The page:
New horizon in C1 chemistry: breaking the selectivity limitation in transformation of syngas and hydrogenation of CO2 into hydrocarbon chemicals and fuels
Catalytic transformations of syngas (a mixture of H2 and CO), which is one of the most important C1-chemistry platforms, and CO2, a greenhouse gas released from human industrial activities but also a candidate of abundant carbon feedstock, into chemicals and fuels have attracted much attention in recent years. Fischer–Tropsch (FT) synthesis is a classic route of syngas chemistry, but the product selectivity of FT synthesis is limited by the Anderson–Schulz–Flory (ASF) distribution. The hydrogenation of CO2 into C2+ hydrocarbons involving C–C bond formation encounters similar selectivity limitation. The present article focuses on recent advances in breaking the selectivity limitation by using a reaction coupling strategy for hydrogenation of both CO and CO2 into C2+ hydrocarbons, which include key building-block chemicals, such as lower (C2–C4) olefins and aromatics, and liquid fuels, such as gasoline (C5–C11 hydrocarbons), jet fuel (C8–C16 hydrocarbons) and diesel fuel (C10–C20 hydrocarbons). The design and development of novel bifunctional or multifunctional catalysts, which are composed of metal, metal carbide or metal oxide nanoparticles and zeolites, for hydrogenation of CO and CO2 to C2+ hydrocarbons beyond FT synthesis will be reviewed. The key factors in controlling catalytic performances, such as the catalyst component, the acidity and mesoporosity of the zeolite and the proximity between the metal/metal carbide/metal oxide and zeolite, will be analysed to provide insights for designing efficient bifunctional or multifunctional catalysts. The reaction mechanism, in particular the activation of CO and CO2, the reaction pathway and the reaction intermediate, will be discussed to provide a deep understanding of the chemistry of the new C1 chemistry routes beyond FT synthesis.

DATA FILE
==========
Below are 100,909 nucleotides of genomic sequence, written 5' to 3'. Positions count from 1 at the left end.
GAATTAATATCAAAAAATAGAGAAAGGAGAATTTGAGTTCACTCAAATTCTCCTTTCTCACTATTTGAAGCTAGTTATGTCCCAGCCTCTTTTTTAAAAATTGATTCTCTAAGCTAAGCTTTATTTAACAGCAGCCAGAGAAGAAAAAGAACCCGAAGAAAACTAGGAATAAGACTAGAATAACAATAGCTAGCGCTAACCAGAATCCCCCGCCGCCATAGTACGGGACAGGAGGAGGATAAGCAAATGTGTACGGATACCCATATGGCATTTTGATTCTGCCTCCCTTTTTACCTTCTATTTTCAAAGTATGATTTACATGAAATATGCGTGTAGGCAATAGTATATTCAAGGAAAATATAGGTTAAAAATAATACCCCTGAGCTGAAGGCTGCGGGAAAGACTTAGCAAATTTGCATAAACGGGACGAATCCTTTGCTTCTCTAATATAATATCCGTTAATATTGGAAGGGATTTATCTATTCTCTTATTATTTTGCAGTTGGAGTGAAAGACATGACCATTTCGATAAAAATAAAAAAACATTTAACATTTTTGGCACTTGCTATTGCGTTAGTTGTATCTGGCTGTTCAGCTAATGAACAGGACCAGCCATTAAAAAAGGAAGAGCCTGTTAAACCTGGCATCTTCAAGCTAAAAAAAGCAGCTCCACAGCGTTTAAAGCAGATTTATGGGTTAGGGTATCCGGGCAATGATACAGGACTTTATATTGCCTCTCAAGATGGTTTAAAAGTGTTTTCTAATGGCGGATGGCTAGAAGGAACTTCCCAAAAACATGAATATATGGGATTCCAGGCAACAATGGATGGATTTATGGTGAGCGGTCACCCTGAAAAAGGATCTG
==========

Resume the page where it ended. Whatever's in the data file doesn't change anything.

- This article is part of the themed collection: Celebrating a Century of Excellency in Chemistry at Xiamen University